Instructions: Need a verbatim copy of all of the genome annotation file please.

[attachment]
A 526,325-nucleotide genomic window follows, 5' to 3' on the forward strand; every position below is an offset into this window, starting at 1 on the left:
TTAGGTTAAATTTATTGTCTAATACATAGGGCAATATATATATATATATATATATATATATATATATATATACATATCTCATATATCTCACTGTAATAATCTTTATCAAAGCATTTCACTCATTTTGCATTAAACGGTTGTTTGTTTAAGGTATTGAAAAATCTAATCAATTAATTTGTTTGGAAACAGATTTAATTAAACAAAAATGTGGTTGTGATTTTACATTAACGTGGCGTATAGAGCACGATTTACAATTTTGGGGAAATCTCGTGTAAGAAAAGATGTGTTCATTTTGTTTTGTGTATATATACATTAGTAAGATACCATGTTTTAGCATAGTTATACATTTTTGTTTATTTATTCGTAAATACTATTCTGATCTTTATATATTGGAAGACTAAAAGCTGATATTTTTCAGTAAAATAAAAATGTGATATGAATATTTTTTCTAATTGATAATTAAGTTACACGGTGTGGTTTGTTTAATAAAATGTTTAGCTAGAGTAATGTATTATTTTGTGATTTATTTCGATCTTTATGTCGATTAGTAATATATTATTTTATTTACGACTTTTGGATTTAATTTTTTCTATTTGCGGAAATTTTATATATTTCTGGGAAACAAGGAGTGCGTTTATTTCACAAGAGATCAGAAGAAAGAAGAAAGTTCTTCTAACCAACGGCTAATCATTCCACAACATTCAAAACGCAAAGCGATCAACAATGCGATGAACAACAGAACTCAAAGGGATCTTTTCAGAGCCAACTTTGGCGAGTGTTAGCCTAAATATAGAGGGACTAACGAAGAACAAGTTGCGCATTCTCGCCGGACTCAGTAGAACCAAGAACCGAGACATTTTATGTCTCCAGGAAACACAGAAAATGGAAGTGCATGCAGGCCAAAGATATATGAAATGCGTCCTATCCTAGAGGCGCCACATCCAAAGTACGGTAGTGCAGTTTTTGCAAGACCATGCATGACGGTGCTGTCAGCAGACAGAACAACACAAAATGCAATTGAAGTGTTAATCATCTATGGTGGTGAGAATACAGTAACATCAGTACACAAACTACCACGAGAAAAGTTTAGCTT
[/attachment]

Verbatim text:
A 526,325-nucleotide genomic window follows, 5' to 3' on the forward strand; every position below is an offset into this window, starting at 1 on the left:
TTAGGTTAAATTTATTGTCTAATACATAGGGCAATATATATATATATATATATATATATATATATATATATACATATCTCATATATCTCACTGTAATAATCTTTATCAAAGCATTTCACTCATTTTGCATTAAACGGTTGTTTGTTTAAGGTATTGAAAAATCTAATCAATTAATTTGTTTGGAAACAGATTTAATTAAACAAAAATGTGGTTGTGATTTTACATTAACGTGGCGTATAGAGCACGATTTACAATTTTGGGGAAATCTCGTGTAAGAAAAGATGTGTTCATTTTGTTTTGTGTATATATACATTAGTAAGATACCATGTTTTAGCATAGTTATACATTTTTGTTTATTTATTCGTAAATACTATTCTGATCTTTATATATTGGAAGACTAAAAGCTGATATTTTTCAGTAAAATAAAAATGTGATATGAATATTTTTTCTAATTGATAATTAAGTTACACGGTGTGGTTTGTTTAATAAAATGTTTAGCTAGAGTAATGTATTATTTTGTGATTTATTTCGATCTTTATGTCGATTAGTAATATATTATTTTATTTACGACTTTTGGATTTAATTTTTTCTATTTGCGGAAATTTTATATATTTCTGGGAAACAAGGAGTGCGTTTATTTCACAAGAGATCAGAAGAAAGAAGAAAGTTCTTCTAACCAACGGCTAATCATTCCACAACATTCAAAACGCAAAGCGATCAACAATGCGATGAACAACAGAACTCAAAGGGATCTTTTCAGAGCCAACTTTGGCGAGTGTTAGCCTAAATATAGAGGGACTAACGAAGAACAAGTTGCGCATTCTCGCCGGACTCAGTAGAACCAAGAACCGAGACATTTTATGTCTCCAGGAAACACAGAAAATGGAAGTGCATGCAGGCCAAAGATATATGAAATGCGTCCTATCCTAGAGGCGCCACATCCAAAGTACGGTAGTGCAGTTTTTGCAAGACCATGCATGACGGTGCTGTCAGCAGACAGAACAACACAAAATGCAATTGAAGTGTTAATCATCTATGGTGGTGAGAATACAGTAACATCAGTACACAAACTACCACGAGAAAAGTTTAGCTT